The issues concerned with legal aspects of trials in general - including non-interventional studies in the Czech Republic and Slovakia - are closely linked to the European legislation.
Act No. 378/2007 Coll. (Act on Pharmaceuticals) is the main legal act for clinical trials in the Czech Republic. This Act was amended by Act No. 70/2013 Coll., and changes apply to non-interventional clinical trials as well.
According to the Czech legislation, a non-interventional post-authorisation study is defined as follows:
“Non-interventional post-authorisation study of a medicinal product for human use shall mean any study in which an authorised medicinal product for human use is prescribed in the usual manner in accordance with the terms of the marketing authorisation and in which the assignment of the patient to a particular therapeutic strategy is not decided in advance by a study protocol but falls within current practice and the prescription of the medicine by the attending physician is clearly separated from the decision to include the patient in the study, while no additional diagnostic or monitoring procedures are applied to the patients and epidemiological methods are used for the analysis of collected data; non-interventional post-authorisation studies include epidemiological, pharmacoeconomic and research studies.” (§ 3a par. 2)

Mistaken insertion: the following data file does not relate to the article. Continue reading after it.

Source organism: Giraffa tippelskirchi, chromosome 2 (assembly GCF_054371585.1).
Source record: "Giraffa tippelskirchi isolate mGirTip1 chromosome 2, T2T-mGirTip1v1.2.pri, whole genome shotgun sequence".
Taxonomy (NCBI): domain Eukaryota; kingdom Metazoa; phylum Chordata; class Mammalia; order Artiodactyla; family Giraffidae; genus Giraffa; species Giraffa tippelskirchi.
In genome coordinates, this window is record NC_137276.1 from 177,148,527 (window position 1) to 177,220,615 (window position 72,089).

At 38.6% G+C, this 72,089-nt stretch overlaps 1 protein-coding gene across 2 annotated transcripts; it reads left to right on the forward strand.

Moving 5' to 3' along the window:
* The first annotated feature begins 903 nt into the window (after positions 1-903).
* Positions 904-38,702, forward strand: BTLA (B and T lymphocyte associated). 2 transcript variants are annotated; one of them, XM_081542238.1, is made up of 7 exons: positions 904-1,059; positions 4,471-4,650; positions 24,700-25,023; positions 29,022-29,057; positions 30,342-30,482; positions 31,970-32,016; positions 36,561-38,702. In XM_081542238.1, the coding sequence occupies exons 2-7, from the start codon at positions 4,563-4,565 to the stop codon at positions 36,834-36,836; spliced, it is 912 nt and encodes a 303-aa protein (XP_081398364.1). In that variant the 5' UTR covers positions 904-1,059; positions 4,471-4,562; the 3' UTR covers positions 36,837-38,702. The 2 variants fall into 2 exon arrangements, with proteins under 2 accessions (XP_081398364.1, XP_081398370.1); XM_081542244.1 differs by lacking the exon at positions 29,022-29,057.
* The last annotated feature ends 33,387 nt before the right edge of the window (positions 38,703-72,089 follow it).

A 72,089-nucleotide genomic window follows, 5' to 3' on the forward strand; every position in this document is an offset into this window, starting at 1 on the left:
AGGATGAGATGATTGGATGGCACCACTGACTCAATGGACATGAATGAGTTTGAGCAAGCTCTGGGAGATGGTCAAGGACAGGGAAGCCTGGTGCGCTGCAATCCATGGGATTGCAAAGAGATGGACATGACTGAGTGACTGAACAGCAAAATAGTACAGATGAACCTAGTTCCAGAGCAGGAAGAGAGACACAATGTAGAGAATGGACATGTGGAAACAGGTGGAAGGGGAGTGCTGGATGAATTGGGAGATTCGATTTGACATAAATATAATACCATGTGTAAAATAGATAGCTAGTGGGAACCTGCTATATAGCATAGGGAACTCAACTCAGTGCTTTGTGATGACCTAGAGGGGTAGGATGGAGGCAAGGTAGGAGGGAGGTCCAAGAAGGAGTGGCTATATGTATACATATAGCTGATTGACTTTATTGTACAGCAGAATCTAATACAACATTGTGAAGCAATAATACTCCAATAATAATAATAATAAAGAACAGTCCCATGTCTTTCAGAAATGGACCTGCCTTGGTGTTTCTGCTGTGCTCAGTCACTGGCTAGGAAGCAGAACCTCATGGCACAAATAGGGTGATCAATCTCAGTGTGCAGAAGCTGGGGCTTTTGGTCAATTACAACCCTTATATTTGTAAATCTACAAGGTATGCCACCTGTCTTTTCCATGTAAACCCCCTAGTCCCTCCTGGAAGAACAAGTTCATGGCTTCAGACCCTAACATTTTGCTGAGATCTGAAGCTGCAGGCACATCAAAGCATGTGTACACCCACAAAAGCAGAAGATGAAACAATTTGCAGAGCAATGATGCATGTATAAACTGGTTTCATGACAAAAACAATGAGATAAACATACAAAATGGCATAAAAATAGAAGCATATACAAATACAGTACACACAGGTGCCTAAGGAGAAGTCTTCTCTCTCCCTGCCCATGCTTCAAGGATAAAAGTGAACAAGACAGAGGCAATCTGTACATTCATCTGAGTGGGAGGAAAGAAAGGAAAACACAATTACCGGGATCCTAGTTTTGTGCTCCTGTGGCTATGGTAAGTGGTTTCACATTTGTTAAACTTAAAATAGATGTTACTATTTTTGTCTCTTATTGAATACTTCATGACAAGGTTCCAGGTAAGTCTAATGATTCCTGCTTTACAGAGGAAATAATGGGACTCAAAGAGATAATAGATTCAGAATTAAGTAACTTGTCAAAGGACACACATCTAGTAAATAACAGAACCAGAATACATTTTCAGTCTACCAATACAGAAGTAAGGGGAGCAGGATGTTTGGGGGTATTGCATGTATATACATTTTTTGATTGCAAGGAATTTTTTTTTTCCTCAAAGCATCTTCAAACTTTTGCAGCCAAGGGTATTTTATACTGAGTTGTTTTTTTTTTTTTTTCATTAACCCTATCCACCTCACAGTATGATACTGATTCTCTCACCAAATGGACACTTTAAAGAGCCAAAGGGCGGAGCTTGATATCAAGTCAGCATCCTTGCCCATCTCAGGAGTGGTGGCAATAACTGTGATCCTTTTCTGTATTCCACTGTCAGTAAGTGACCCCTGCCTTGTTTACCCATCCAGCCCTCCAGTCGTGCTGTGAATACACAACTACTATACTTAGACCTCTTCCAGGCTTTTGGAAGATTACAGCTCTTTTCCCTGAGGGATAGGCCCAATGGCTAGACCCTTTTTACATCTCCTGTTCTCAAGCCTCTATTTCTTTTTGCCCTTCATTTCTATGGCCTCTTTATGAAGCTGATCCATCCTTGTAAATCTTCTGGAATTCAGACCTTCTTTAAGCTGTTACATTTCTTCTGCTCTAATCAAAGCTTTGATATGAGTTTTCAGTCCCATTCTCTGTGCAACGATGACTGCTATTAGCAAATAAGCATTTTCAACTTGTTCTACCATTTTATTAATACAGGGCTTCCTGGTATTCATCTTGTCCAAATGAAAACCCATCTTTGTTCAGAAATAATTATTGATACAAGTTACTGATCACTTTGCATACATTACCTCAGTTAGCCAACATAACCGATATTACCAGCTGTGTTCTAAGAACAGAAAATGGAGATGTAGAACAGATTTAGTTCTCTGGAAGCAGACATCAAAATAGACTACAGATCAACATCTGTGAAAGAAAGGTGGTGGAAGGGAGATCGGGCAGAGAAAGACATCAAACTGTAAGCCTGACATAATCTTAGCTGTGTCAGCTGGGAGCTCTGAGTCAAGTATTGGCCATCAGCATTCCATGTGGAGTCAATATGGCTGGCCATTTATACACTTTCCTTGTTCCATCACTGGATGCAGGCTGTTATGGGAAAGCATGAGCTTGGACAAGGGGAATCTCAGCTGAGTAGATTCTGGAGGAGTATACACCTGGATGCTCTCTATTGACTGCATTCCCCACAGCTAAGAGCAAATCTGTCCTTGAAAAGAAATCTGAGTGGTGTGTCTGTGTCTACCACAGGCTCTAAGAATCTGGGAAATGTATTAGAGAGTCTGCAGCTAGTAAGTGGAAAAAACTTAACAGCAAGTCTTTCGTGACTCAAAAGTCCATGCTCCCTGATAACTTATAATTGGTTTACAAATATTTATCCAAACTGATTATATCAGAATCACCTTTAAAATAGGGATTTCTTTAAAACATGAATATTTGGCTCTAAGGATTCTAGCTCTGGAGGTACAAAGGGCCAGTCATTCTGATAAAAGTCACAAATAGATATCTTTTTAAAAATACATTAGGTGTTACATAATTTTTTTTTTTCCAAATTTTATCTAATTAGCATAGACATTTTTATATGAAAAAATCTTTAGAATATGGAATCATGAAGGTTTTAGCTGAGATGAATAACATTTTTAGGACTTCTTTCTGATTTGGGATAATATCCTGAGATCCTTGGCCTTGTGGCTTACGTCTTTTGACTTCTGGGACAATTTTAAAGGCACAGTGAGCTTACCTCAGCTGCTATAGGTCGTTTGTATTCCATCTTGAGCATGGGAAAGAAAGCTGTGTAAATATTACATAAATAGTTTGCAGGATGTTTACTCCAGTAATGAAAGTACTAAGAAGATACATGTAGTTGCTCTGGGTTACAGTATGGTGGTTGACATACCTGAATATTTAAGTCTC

The same legal norm also defines who is the investigator of a non-interventional clinical trial, and what are his/her obligations:
Section 59a of the Act on Pharmaceuticals stipulates that the investigator of a non-interventional post-authorisation study may be the marketing authorisation holder, contracted research organisation, medical doctor, healthcare service provider, expert medical society, medical faculty or pharmaceutical faculty. The investigator shall be obliged to notify the State Institute for Drug Control (SUKL) of the commencement and termination of the non-interventional post-authorisation study and, within 180 days of termination of that study, submit a final report to SUKL.
The above-mentioned paragraph does not apply to non-interventional post-authorisation safety studies, which might be carried out by the marketing authorisation holder. Non-interventional post-authorisation safety studies must comply to rules stipulated by the Section 93j of Act No. 70/2013 Coll. The PHV-3 guideline issued by SUKL provides a detailed description of terms, governs the conditions for performing the non-interventional post-authorisation safety studies. The PHV-3 guideline is available on the SUKL website.